2013/03/21 § Leave a Comment
A sign is less.
A symbol is more.
Less is more.
A sign is a symbol.
They are signs and symbols of each other.
2013/03/11 § Leave a Comment
Following on from Formats and Genres being Rituals I’m now reading David Byrne in How Music Works, where he states, in contrast to the lone genius coming up with some expressive creative outpouring, that:
I believe that we unconsciously and instinctively make work to fit preexisting formats.
He then begins to support this claim with a description of how the context of a performance influences how it is listened too, or rather, if it cannot be heard, if it doesn’t work acoustically, then it will not get performed. (This is basically the opening of the book and it’s all I’ve read so far).
I.E. that the formats we instinctively write for are determined by the contexts in which the formats are themselves created (as socially and economically constructed in other words).
That the acoustic environment of the places where we choose to attend to music influences the style, the format of the music, which we then subsequently associate with a particular type of music. (No doubt this attention to the acoustic environment is just the opening of what ‘context’ means in this book.)
This means that what is perceived as religious music will depend on the environment in which we attend religious rites and services. Complex rhythmic spirituals developed when dancing and chanting in a forest clearing will not work in cavernous cathedrals, but simple slower changing music will cope with, if not incorporate, the reverb.
Now having attempted to create a couple of formats (Compositional Poetry and the Unnsonnet) it occurs to me that to get them work I have to find or make the right space fo them. Or find an unused space and adapt my multi-voice pieces to them.
Everything leads back to marketing, as the context of context, the meta-context of both our creative and ritualistic impulses. I don’t think it possible for a lone genius to ever do that alone.
I’ll just have to wait to be picked up after I’m dead. Even if I had the natural skills to be a marketeer, I do not have the interest. So I’ll just put it out there on the internet and see what happens.
If something really is a new format it is very hard to describe. (Let alone promote. If it was about cats or pets generally of course it would meme-ify and promote itself.)
Compositional Poetry is a form of read-together poetry written in a number of voices and is performed much like a musical score, where the voices speak their lines according to their responsibilities, not in chorus, not in soliloquy, not taking turns, but all of these and none. Each voice is thus not a character as a role in a play or opera, though characters may appear of their own volition. Stories may emerge of their own inclination.
Currently I am writing a new compositional poem. Working title “MAKE”. I do one every ten years or so.
2013/02/26 § 1 Comment
A year ago I starting working on a performance piece libretto [I dare not call it opera as I detest that format...] dealing with our making of things, like baskets, knifes, houses and operas, and thus our specialness as a species, which may not lie in the making of things, so much as in the specialness we make.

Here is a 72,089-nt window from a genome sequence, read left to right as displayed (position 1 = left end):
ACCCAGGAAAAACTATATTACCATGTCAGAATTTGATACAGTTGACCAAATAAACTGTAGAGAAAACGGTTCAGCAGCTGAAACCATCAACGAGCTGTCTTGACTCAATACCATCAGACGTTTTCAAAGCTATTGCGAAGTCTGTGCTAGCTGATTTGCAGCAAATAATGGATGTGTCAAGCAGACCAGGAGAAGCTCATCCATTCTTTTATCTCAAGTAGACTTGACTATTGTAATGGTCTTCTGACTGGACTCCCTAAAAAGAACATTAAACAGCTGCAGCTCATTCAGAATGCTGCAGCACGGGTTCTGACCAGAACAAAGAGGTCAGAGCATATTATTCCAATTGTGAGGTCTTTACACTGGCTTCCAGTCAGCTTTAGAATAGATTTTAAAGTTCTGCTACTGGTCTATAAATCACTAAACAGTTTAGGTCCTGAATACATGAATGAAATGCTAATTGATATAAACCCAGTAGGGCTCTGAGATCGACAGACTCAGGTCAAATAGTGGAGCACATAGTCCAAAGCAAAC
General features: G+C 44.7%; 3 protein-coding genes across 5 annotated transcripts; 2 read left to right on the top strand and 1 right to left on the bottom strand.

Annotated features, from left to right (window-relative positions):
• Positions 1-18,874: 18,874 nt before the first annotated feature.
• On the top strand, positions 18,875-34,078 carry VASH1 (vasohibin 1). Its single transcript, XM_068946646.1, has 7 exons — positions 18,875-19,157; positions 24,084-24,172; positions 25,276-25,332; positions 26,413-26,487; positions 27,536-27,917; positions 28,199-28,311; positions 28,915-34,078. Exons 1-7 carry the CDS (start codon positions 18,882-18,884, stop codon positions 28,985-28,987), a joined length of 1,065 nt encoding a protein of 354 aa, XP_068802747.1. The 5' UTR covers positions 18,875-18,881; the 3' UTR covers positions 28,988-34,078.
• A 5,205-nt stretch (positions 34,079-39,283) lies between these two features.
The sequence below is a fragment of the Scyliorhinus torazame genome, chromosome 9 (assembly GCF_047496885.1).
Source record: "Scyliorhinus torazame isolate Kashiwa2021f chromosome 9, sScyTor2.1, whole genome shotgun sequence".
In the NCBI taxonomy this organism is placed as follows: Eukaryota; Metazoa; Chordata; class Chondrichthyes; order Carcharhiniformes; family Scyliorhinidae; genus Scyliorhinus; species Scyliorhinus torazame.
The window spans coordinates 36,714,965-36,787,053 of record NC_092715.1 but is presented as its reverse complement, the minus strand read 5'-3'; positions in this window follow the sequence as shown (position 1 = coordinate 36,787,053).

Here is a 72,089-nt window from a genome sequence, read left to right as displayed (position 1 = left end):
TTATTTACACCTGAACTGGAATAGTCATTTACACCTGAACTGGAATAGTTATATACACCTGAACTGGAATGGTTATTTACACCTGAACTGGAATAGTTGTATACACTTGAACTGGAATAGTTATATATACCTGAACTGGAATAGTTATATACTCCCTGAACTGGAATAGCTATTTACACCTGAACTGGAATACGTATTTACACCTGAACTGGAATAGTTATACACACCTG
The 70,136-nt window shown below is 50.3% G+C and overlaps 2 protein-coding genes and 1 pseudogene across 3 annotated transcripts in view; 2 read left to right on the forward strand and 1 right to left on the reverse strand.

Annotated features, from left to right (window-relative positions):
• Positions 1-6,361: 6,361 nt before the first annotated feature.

Here is a crude mind map of that twitter stream.
The thought “Formats and genres are rituals” occured at the end of mapping out the tweets.
I am using a very simple mind mapper that doesn’t even use arrows, thus it is a very unstructured mind map. However as a first draft of an ontology of making, if not an ontogeny of special, I like it.
2013/02/04 § Leave a Comment
- Retweet Glossary, Syntax and Punctuation
- What does MT mean on Twitter?
- What does HT mean on Twitter?
These have all grown since I started on twitter, and this blog. Recently there is also a very simple guide on How To Write A Twitter Story. Must have been a gap in the market.
2013/01/08 § Leave a Comment
What was Of Grammatology about? When Madeleine, the heroine of Jeffrey Eugenides’s campus novel The Marriage Plot, asks a young theory-head this question, she is immediately set straight: ‘If it was “about” anything, then it was about the need to stop thinking of books as being about things.’
That’s not so far off. In all three books, Derrida’s argument was that Western thought from Plato to Rousseau to Lévi-Strauss had been hopelessly entangled in the illusion that language might provide us with access to a reality beyond language, beyond metaphor: an unmediated experience of truth and being which he called ‘presence’. Even Heidegger, a radical critic of metaphysics, had failed to escape its snares. This illusion, according to Derrida, was the corollary of a long history of ‘logocentrism’: a privileging of the spoken word as the repository of ‘presence’, at the expense of writing, which had been denigrated as a ‘dangerous supplement’, alienated from the voice, secondary, parasitic, even deceitful.
2012/11/21 § Leave a Comment
In between the machine and the comparison lies a little bit of me, and you, that mirroring delusion; powerful, leveraged, reciprocal.
Our chatty recursion bootstrapped doggerel into consciousness with a smile, though too often we call the namespace ‘intelligence’, a diversion in order to avoid a close chambered elephantiasis— too often we’d rather be casting aspersions of intension on domesticating taxoplasmotic parasited hosts— sorry, sorry, I really mean co-evolving partner…
For if the robot is our child, the infantry of our immortality, then our zombie ancestors whispered algorithms in chinese rooms until we came to hear our names in the signals for the first time, patterns in the noise indicating some love, some trespass, some forward looking hope.
Otherwise the mystery still stings, a cypher in the snarling hole.